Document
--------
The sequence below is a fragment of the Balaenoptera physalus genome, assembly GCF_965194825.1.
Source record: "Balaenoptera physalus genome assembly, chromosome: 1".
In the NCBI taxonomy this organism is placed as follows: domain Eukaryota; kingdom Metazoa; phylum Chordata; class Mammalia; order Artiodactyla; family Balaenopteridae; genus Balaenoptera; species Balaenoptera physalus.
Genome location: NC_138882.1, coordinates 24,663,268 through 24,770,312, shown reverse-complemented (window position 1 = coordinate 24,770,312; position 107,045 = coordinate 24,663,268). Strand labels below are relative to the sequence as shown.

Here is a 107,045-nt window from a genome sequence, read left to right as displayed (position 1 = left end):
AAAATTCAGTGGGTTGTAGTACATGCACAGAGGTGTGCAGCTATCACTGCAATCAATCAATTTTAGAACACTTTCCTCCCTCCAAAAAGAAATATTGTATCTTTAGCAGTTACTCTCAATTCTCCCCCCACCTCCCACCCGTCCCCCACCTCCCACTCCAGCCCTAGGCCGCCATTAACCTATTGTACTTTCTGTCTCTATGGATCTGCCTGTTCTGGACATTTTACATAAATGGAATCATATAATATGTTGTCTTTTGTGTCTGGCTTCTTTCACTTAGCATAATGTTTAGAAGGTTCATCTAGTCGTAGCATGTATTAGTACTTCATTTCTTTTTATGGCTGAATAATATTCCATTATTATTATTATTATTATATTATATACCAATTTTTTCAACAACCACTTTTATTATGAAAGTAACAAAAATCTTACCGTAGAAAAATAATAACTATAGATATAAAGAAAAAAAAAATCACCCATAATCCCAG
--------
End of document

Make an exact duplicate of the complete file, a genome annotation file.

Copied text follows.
The sequence below is a fragment of the Balaenoptera physalus genome, assembly GCF_965194825.1.
Source record: "Balaenoptera physalus genome assembly, chromosome: 1".
In the NCBI taxonomy this organism is placed as follows: domain Eukaryota; kingdom Metazoa; phylum Chordata; class Mammalia; order Artiodactyla; family Balaenopteridae; genus Balaenoptera; species Balaenoptera physalus.
Genome location: NC_138882.1, coordinates 24,663,268 through 24,770,312, shown reverse-complemented (window position 1 = coordinate 24,770,312; position 107,045 = coordinate 24,663,268). Strand labels below are relative to the sequence as shown.

Here is a 107,045-nt window from a genome sequence, read left to right as displayed (position 1 = left end):
AAAATTCAGTGGGTTGTAGTACATGCACAGAGGTGTGCAGCTATCACTGCAATCAATCAATTTTAGAACACTTTCCTCCCTCCAAAAAGAAATATTGTATCTTTAGCAGTTACTCTCAATTCTCCCCCCACCTCCCACCCGTCCCCCACCTCCCACTCCAGCCCTAGGCCGCCATTAACCTATTGTACTTTCTGTCTCTATGGATCTGCCTGTTCTGGACATTTTACATAAATGGAATCATATAATATGTTGTCTTTTGTGTCTGGCTTCTTTCACTTAGCATAATGTTTAGAAGGTTCATCTAGTCGTAGCATGTATTAGTACTTCATTTCTTTTTATGGCTGAATAATATTCCATTATTATTATTATTATTATATTATATACCAATTTTTTCAACAACCACTTTTATTATGAAAGTAACAAAAATCTTACCGTAGAAAAATAATAACTATAGATATAAAGAAAAAAAAAATCACCCATAATCCCAG